“Walk the floor at any major trade show, and the blurring of category lines is apparent. Consumers are looking for dietary supplements that deliver multiple benefits and brands are listening. Postbiotics, in particular, are well suited to these pairings, thanks to their inherent stability and ability to be paired with additional functional ingredients that address digestive health, sleep, cognition, or other health outcomes.”
Nelson added that one popular combination is stacking immune support with gut health.
“That’s a pairing that makes so much sense. We know there are more immune cells in the gut than anywhere else in the body, and it’s widely recognized that a healthy microbiome supports both gut integrity and the immune system. Further, we’ve learned we can positively affect the microbiota by adding to it with probiotics or modulating it with prebiotics. It is also becoming clear that postbiotics can support the gut microbiome and immune health, and we’re seeing more and more products that offer multiple biotic ingredients,” noted Nelson.
Another trend that has picked up in recent years is pet health. This year, SupplySide West is featuring pet programming, a key indication of the category’s growing success.
“We’re also seeing interest in immune support take off in the pet supplement space. Our EpiCor Pets postbiotic can help supplement brands that lean into this trend, with science-backed products that address the health needs of these furry companions."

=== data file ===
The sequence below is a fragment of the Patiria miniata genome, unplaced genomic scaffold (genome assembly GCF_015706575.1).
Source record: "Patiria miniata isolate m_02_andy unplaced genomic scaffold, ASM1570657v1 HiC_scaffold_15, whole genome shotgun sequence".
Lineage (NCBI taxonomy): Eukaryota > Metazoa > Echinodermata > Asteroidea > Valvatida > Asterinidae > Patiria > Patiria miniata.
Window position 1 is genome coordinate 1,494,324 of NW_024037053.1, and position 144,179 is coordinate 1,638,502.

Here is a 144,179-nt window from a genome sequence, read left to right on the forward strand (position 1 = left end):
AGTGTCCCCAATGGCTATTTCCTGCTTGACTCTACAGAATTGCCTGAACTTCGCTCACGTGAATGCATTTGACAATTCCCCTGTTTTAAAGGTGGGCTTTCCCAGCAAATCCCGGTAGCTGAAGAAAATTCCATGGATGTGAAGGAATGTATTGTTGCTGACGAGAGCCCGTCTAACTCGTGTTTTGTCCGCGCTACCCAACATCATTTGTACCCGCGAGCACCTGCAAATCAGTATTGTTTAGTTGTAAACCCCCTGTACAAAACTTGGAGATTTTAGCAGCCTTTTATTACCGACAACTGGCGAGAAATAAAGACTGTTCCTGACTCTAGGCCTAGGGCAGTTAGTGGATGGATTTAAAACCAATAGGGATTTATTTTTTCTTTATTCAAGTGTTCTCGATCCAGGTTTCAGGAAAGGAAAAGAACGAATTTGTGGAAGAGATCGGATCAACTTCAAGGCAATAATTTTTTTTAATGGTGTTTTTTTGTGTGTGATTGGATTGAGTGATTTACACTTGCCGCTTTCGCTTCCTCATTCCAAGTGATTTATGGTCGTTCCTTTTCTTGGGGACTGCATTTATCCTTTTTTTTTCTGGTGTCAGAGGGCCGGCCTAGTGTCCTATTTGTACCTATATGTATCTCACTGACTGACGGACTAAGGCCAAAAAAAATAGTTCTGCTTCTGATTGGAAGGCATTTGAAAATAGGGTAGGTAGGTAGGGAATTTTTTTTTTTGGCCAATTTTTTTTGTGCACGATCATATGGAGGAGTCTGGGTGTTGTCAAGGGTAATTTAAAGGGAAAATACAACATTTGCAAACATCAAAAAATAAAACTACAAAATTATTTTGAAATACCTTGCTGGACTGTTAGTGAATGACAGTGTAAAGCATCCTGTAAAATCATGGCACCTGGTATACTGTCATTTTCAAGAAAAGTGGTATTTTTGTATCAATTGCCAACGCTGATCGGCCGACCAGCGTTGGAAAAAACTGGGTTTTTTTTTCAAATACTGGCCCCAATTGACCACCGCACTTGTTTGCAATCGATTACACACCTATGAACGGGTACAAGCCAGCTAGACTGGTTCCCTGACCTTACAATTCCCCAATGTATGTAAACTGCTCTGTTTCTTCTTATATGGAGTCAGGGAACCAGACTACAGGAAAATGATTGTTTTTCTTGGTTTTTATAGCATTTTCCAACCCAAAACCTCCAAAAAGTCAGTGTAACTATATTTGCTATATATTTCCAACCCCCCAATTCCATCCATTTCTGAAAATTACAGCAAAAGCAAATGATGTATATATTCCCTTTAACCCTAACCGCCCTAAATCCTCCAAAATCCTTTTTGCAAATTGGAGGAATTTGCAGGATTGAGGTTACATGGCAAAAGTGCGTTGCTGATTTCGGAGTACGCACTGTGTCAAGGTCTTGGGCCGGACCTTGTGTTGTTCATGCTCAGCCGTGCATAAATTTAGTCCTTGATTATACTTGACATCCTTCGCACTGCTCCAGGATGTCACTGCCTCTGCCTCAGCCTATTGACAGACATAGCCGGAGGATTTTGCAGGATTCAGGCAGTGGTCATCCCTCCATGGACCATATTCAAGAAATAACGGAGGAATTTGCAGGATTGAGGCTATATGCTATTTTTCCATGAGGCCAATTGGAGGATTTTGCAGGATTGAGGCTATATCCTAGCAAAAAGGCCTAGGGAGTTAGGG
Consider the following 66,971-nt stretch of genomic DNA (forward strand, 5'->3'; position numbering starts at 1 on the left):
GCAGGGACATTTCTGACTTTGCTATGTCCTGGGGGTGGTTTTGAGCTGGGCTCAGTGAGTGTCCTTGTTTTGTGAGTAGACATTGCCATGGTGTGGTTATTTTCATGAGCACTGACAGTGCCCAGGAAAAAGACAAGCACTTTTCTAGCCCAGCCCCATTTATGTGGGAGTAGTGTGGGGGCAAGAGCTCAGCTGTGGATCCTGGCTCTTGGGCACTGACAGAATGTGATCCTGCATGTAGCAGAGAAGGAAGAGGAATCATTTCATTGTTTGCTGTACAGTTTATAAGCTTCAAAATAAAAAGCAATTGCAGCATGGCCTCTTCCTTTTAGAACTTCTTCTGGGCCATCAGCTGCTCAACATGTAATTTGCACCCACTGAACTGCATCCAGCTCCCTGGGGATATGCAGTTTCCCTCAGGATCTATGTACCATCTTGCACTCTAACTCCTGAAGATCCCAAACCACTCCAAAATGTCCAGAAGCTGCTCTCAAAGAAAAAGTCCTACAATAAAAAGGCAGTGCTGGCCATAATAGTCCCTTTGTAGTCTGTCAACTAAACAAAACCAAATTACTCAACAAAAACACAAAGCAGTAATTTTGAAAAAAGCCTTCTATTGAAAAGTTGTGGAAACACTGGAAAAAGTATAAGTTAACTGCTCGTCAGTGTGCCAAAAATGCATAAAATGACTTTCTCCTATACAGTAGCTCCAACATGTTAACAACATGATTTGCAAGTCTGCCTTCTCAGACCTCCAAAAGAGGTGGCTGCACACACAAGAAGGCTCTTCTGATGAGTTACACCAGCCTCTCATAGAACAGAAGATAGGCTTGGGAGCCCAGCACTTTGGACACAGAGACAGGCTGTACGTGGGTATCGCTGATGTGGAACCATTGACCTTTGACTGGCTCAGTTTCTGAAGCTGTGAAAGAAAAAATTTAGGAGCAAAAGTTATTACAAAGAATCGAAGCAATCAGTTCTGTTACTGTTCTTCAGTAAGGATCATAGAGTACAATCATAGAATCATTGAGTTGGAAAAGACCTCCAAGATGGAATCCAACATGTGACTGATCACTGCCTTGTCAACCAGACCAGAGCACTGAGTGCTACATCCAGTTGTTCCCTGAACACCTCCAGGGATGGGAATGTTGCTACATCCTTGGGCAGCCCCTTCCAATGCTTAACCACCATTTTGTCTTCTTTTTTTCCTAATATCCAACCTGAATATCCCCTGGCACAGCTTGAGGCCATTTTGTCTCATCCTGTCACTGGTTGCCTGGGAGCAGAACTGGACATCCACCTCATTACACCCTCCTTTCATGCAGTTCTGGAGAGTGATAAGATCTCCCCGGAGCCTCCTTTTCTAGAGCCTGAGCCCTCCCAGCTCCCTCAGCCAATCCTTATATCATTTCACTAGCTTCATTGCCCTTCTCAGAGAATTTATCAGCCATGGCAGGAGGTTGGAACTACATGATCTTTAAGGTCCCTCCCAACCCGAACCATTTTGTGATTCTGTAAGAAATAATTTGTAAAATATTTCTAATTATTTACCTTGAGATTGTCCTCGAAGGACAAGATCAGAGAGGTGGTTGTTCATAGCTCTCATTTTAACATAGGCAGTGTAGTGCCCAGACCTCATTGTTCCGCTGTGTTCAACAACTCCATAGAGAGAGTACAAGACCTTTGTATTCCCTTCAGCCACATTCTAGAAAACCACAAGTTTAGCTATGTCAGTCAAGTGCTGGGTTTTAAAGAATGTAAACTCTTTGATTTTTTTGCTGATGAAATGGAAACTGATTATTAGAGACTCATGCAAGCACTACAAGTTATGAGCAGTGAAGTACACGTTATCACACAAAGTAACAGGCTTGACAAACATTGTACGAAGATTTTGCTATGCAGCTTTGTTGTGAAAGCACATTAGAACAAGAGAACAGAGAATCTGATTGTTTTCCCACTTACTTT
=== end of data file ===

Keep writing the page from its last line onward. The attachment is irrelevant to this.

While consumers have an appetite for dietary supplements that offer multiple health benefits, Nelson explained that combining functional ingredients often creates added formulation headaches.
“In this regard, brands will appreciate the versatility of inanimate postbiotics. Cargill’s offering, EpiCor, offers increased stability and consistency in dietary supplement formulations as compared to ingredients like probiotics. Probiotics are inherently harder to work with because they must remain alive – from processing and packaging until they reach the consumer’s gut. In contrast, EpiCor is an inanimate ingredient, with a low recommended dose of just 500 mg per day. It has been shown to handle varying pH levels and high heat conditions, increasing formulation flexibility, and it has a long shelf life.
"A consistent focus across the supplement space is the importance of offering science-backed ingredients. While all postbiotics are derived from fermentation of bacteria or yeast, they don’t all provide the same health benefits," Nelson said.
A glimpse at the crystal ball
Nelson predicts that as more products combine functional ingredients with multiple health benefits, tracking the immune support category will make for a challenge.
“Nevertheless, coming off the peak of 2020, I expect sales for the immune support category to stabilize. Add in the growing Immunity Plus products, and the sales outlook becomes even more positive.
“Another emerging trend we’re tracking in this space is the focus on semi-personalized products. People continue to look for products that speak to them and their needs – so that could translate into more products developed for specific age groups such as children or gender-specific offerings, all backed by science. People want products for children that are made and studied for children and products for women that are made and studied for women,” she said.